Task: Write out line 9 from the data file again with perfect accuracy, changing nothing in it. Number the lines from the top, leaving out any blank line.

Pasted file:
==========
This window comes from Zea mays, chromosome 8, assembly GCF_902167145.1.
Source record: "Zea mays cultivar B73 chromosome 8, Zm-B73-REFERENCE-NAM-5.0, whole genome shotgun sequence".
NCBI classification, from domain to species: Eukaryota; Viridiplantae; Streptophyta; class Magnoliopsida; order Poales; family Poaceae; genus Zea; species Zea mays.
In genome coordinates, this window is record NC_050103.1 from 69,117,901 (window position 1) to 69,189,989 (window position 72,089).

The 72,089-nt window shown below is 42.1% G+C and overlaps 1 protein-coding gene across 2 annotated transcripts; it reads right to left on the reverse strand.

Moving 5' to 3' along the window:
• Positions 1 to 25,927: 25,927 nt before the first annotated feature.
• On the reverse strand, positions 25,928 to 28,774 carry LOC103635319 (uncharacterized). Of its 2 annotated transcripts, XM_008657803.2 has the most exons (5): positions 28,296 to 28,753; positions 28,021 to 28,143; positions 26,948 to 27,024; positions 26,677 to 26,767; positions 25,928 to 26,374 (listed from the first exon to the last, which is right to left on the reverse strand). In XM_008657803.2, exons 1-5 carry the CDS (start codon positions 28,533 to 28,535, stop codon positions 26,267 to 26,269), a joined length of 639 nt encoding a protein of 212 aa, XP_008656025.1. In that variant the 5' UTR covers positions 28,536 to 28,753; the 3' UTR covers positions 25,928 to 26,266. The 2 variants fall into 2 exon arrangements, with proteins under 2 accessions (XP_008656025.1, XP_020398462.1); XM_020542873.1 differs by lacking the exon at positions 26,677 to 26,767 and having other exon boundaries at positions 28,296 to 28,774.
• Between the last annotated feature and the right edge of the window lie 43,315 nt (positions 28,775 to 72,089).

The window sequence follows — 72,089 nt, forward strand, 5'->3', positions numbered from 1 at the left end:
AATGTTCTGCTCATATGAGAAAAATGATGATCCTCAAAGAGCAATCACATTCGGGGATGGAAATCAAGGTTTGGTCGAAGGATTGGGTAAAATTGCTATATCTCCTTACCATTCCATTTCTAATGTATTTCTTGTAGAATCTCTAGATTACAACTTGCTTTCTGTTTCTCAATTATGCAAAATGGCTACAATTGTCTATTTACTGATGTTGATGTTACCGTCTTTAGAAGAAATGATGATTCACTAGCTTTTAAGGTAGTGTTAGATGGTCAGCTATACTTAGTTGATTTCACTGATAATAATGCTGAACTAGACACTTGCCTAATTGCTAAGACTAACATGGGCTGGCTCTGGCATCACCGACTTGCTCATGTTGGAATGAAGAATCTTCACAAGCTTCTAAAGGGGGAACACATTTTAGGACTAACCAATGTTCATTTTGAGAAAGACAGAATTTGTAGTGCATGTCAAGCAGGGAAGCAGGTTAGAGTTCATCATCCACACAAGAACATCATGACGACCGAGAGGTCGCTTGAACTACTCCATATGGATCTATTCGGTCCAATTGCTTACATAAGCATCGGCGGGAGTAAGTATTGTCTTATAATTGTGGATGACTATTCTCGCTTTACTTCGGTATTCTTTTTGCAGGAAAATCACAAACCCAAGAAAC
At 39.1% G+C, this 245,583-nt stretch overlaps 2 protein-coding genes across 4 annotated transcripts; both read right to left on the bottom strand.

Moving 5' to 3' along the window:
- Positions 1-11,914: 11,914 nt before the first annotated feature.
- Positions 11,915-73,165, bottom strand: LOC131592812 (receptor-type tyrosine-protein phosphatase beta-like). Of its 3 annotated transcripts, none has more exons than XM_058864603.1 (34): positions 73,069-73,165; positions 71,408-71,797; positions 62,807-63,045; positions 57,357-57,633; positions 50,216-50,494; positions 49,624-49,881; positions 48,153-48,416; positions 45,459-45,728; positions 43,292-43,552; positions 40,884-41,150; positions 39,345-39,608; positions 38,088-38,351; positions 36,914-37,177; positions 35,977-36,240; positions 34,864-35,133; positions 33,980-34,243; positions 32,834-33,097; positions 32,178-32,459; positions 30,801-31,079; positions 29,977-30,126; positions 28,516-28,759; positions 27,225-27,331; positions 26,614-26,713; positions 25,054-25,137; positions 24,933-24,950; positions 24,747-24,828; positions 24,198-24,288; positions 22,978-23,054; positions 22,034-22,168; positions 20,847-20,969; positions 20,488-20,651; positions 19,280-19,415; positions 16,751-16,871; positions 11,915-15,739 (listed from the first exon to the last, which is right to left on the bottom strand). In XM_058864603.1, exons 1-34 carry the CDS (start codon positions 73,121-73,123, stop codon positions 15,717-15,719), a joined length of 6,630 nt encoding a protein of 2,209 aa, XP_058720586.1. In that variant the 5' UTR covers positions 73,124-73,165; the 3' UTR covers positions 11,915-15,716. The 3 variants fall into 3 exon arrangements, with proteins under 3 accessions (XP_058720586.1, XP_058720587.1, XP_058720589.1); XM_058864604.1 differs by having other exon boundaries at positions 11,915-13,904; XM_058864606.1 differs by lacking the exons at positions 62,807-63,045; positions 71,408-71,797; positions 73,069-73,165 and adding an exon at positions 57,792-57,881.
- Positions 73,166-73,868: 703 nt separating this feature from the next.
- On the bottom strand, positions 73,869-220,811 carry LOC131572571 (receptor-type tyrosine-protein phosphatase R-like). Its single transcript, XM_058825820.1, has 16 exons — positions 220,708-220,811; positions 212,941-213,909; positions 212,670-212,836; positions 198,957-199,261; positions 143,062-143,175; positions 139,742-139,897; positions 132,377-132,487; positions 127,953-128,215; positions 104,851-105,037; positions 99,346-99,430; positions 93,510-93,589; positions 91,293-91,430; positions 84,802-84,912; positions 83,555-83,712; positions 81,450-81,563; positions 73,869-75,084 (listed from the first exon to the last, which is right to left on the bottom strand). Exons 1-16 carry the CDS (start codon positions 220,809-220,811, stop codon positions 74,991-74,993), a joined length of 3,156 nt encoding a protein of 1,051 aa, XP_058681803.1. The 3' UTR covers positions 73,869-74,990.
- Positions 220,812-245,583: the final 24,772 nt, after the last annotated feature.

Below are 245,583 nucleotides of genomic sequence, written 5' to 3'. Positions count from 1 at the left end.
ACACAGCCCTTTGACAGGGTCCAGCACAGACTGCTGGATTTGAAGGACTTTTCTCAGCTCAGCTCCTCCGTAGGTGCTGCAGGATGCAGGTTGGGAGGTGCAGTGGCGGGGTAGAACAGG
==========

• Between the last annotated feature and the right edge of the window lie 43,315 nt (positions 28,775 to 72,089).